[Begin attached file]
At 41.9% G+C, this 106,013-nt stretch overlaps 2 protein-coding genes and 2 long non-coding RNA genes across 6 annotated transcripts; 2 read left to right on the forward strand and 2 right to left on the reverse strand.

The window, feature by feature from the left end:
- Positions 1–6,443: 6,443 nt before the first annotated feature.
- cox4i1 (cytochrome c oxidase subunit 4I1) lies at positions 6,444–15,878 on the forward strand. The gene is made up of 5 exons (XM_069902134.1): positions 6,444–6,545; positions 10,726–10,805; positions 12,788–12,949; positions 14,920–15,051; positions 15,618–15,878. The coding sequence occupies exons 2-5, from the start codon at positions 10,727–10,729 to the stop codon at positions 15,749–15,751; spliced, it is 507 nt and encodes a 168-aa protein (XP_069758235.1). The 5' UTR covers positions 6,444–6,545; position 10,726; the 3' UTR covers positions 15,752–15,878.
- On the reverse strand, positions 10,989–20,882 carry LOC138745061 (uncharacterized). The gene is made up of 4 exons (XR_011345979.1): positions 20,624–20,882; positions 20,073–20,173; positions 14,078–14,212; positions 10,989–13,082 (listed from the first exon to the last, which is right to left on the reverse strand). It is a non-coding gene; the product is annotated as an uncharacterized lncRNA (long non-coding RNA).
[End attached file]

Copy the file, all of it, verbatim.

At 41.9% G+C, this 106,013-nt stretch overlaps 2 protein-coding genes and 2 long non-coding RNA genes across 6 annotated transcripts; 2 read left to right on the forward strand and 2 right to left on the reverse strand.

The window, feature by feature from the left end:
- Positions 1–6,443: 6,443 nt before the first annotated feature.
- cox4i1 (cytochrome c oxidase subunit 4I1) lies at positions 6,444–15,878 on the forward strand. The gene is made up of 5 exons (XM_069902134.1): positions 6,444–6,545; positions 10,726–10,805; positions 12,788–12,949; positions 14,920–15,051; positions 15,618–15,878. The coding sequence occupies exons 2-5, from the start codon at positions 10,727–10,729 to the stop codon at positions 15,749–15,751; spliced, it is 507 nt and encodes a 168-aa protein (XP_069758235.1). The 5' UTR covers positions 6,444–6,545; position 10,726; the 3' UTR covers positions 15,752–15,878.
- On the reverse strand, positions 10,989–20,882 carry LOC138745061 (uncharacterized). The gene is made up of 4 exons (XR_011345979.1): positions 20,624–20,882; positions 20,073–20,173; positions 14,078–14,212; positions 10,989–13,082 (listed from the first exon to the last, which is right to left on the reverse strand). It is a non-coding gene; the product is annotated as an uncharacterized lncRNA (long non-coding RNA).